Robin Lane Fox

This article is about the historian. For the anthropologist, see Robin Fox. For the theatrical agent, see Robin Fox (theatrical agent).
Robin Lane Fox

Robin Lane Fox at Financial Times 125th Anniversary Party, London, in June 2013
Born Robin James Lane Fox
(1946-10-05) 5 October 1946
Nationality British
Education Eton College
Alma mater Magdalen College, Oxford
Occupation Educator, author
Known for Historian of classical antiquity

Robin James Lane Fox, FRSL (born 5 October 1946[1]) is an English classicist, ancient historian and gardening writer known for his works on Alexander the Great.[2] Lane Fox is an Emeritus Fellow of New College, Oxford and Reader in Ancient History, University of Oxford. Fellow and Tutor in Ancient History at New College from 1977 to 2014, he serves as Garden Master and as Extraordinary Lecturer in Ancient History for both New and Exeter Colleges. He has also taught Greek and Latin literature and early Islamic history.[3][4]

His major publications, for which he has won literary prizes including the James Tait Black Award,[5] the Duff Cooper Prize,[6] the Heinemann Award[7] and the Runciman Award,[8] include studies of Alexander the Great and Ancient Macedon, Late Antiquity, Christianity and Paganism,[9] the Bible and history, and the Greek Dark Ages. His most recent book in 2015 concerns the patristic author Augustine of Hippo.

Early life

Lane Fox was educated at Eton College, an all-boys public school near Windsor, Berkshire. He studied Literae Humaniores (Classics) at Magdalen College, Oxford.[1] Like his fellow ancient historians Paul Cartledge and Alan Cameron, and philosophers Terence Irwin and John McDowell,[10] he was an undergraduate student of G. E. M. de Ste. Croix.[1][11]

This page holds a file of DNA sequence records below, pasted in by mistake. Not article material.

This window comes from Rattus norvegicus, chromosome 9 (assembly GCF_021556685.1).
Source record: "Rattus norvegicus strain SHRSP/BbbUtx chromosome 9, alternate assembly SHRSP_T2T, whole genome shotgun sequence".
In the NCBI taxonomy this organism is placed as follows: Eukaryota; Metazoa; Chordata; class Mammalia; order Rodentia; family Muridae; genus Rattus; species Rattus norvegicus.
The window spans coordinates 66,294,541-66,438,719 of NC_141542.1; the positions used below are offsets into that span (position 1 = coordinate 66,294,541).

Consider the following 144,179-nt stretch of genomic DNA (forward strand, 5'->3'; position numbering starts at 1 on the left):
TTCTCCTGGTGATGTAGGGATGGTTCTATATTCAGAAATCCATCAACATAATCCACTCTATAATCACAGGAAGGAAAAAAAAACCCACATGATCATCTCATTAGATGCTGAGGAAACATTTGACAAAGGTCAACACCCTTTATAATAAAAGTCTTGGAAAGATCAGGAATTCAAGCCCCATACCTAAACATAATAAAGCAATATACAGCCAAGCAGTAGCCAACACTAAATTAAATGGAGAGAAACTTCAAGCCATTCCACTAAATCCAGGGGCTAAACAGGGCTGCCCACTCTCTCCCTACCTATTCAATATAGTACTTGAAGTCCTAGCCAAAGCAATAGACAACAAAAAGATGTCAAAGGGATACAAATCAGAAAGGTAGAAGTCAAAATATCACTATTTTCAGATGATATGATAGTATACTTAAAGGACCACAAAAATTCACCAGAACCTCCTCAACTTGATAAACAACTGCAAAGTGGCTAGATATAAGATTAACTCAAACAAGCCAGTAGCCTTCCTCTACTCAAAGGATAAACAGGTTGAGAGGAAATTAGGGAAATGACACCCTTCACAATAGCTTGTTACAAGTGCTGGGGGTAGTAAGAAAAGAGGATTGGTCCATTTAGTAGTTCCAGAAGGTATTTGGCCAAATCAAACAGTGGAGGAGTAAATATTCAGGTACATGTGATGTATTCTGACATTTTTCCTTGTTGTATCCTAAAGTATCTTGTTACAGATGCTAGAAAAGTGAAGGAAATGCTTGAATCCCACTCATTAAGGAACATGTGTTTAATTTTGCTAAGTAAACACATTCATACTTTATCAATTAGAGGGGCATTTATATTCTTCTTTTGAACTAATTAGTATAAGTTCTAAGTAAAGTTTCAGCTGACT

Academic career

Lane Fox was a fellow of Magdalen College, Oxford from 1970 to 1973. From 1974 to 1976, he was a lecturer at Worcester College, Oxford. From 1976 to 1977, he was a research fellow in classical and Islamic history at Worcester.[1] In 1977, he was elected a fellow of New College, Oxford in succession to G.E.M. de Ste. Croix.[1][11] In 1990, he was appointed Reader in Ancient History within the Faculty of Classics.[12] In 2012, he retired and was appointed an Emeritus Fellow of New College.[13]

Important influences on his contributions to the study of ancient history include Louis Robert,[14] Peter Brown,[15] E.R. Dodds,[15] Timothy Barnes,[15] E.J. Bickerman,[16] Martin Litchfield West,[17] Walter Burkert,[17] and his long-standing New College colleague W.G. (George) Forrest.[18]

He was historical advisor to the film director Oliver Stone for the epic Alexander. His appearance as an extra in cavalry manoeuvres, in addition to his work as a historical consultant, was publicised at the time of the film's release.[19][20][21]

He wrote and presented Greek Myths: Tales of Travelling Heroes, which was first broadcast on BBC Four at 9:00pm on 15 November 2010.[22]

While primarily focused on ancient Greece, Fox has authored three books dealing with the history of Christianity, Pagans and Christians, The Unauthorized Version: Truth and Fiction in the Bible, and most recently a biography of Saint Augustine, Augustine: Conversions and Confessions. In the second book, Fox professes himself to be an atheist, although in the last book he expresses much admiration for St. Augustine.

Lane Fox is the gardening correspondent of the Financial Times and an outspoken opponent of garden gnomes.[23]

Personal life

Lane Fox is the father of Martha Lane Fox, Baroness Lane-Fox of Soho and of Henry Lane Fox. Martha is an entrepreneur and crossbench life peer who co-founded Henry is CEO of The Browser website.[24]

Selected publications


This article is issued from Wikipedia - version of the 10/10/2016. The text is available under the Creative Commons Attribution/Share Alike but additional terms may apply for the media files.